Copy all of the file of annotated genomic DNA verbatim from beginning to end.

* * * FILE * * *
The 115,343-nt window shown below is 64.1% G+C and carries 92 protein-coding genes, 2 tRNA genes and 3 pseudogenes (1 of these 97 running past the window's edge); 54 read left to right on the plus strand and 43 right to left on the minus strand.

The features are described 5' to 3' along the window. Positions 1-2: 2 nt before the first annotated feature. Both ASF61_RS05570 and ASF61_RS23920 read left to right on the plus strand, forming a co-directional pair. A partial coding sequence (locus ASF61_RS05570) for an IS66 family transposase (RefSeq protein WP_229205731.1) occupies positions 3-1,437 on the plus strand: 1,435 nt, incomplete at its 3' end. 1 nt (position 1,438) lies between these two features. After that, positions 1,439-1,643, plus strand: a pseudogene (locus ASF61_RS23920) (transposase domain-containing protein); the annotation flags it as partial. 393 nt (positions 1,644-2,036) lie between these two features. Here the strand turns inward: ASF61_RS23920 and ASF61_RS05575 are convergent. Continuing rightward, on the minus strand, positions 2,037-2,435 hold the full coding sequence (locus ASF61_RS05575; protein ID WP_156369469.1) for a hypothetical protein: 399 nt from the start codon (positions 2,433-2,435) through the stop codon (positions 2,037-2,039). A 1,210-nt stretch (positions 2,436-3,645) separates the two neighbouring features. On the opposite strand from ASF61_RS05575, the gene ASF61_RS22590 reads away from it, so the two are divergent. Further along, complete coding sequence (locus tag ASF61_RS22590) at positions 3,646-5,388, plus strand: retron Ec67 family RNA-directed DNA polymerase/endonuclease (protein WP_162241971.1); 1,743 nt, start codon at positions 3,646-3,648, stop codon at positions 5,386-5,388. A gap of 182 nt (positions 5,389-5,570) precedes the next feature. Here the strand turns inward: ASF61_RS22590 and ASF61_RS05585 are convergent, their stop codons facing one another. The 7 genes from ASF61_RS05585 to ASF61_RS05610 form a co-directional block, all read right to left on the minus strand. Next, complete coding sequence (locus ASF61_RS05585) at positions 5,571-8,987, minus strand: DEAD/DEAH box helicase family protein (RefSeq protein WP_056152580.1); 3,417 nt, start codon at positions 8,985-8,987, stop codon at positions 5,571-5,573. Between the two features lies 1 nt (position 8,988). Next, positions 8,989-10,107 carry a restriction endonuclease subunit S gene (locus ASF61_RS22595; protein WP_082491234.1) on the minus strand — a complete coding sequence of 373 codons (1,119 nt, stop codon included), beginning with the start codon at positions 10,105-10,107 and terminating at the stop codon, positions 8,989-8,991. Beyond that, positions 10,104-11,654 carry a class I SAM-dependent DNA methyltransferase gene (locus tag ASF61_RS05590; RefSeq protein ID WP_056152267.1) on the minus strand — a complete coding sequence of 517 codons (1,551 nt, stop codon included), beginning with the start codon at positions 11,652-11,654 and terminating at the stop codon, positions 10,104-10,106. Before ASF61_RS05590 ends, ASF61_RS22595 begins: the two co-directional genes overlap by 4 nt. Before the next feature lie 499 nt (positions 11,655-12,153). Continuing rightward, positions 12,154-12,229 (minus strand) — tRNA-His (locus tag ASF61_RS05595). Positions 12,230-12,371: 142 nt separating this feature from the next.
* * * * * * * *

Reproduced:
The 115,343-nt window shown below is 64.1% G+C and carries 92 protein-coding genes, 2 tRNA genes and 3 pseudogenes (1 of these 97 running past the window's edge); 54 read left to right on the plus strand and 43 right to left on the minus strand.

The features are described 5' to 3' along the window. Positions 1-2: 2 nt before the first annotated feature. Both ASF61_RS05570 and ASF61_RS23920 read left to right on the plus strand, forming a co-directional pair. A partial coding sequence (locus ASF61_RS05570) for an IS66 family transposase (RefSeq protein WP_229205731.1) occupies positions 3-1,437 on the plus strand: 1,435 nt, incomplete at its 3' end. 1 nt (position 1,438) lies between these two features. After that, positions 1,439-1,643, plus strand: a pseudogene (locus ASF61_RS23920) (transposase domain-containing protein); the annotation flags it as partial. 393 nt (positions 1,644-2,036) lie between these two features. Here the strand turns inward: ASF61_RS23920 and ASF61_RS05575 are convergent. Continuing rightward, on the minus strand, positions 2,037-2,435 hold the full coding sequence (locus ASF61_RS05575; protein ID WP_156369469.1) for a hypothetical protein: 399 nt from the start codon (positions 2,433-2,435) through the stop codon (positions 2,037-2,039). A 1,210-nt stretch (positions 2,436-3,645) separates the two neighbouring features. On the opposite strand from ASF61_RS05575, the gene ASF61_RS22590 reads away from it, so the two are divergent. Further along, complete coding sequence (locus tag ASF61_RS22590) at positions 3,646-5,388, plus strand: retron Ec67 family RNA-directed DNA polymerase/endonuclease (protein WP_162241971.1); 1,743 nt, start codon at positions 3,646-3,648, stop codon at positions 5,386-5,388. A gap of 182 nt (positions 5,389-5,570) precedes the next feature. Here the strand turns inward: ASF61_RS22590 and ASF61_RS05585 are convergent, their stop codons facing one another. The 7 genes from ASF61_RS05585 to ASF61_RS05610 form a co-directional block, all read right to left on the minus strand. Next, complete coding sequence (locus ASF61_RS05585) at positions 5,571-8,987, minus strand: DEAD/DEAH box helicase family protein (RefSeq protein WP_056152580.1); 3,417 nt, start codon at positions 8,985-8,987, stop codon at positions 5,571-5,573. Between the two features lies 1 nt (position 8,988). Next, positions 8,989-10,107 carry a restriction endonuclease subunit S gene (locus ASF61_RS22595; protein WP_082491234.1) on the minus strand — a complete coding sequence of 373 codons (1,119 nt, stop codon included), beginning with the start codon at positions 10,105-10,107 and terminating at the stop codon, positions 8,989-8,991. Beyond that, positions 10,104-11,654 carry a class I SAM-dependent DNA methyltransferase gene (locus tag ASF61_RS05590; RefSeq protein ID WP_056152267.1) on the minus strand — a complete coding sequence of 517 codons (1,551 nt, stop codon included), beginning with the start codon at positions 11,652-11,654 and terminating at the stop codon, positions 10,104-10,106. Before ASF61_RS05590 ends, ASF61_RS22595 begins: the two co-directional genes overlap by 4 nt. Before the next feature lie 499 nt (positions 11,655-12,153). Continuing rightward, positions 12,154-12,229 (minus strand) — tRNA-His (locus tag ASF61_RS05595). Positions 12,230-12,371: 142 nt separating this feature from the next.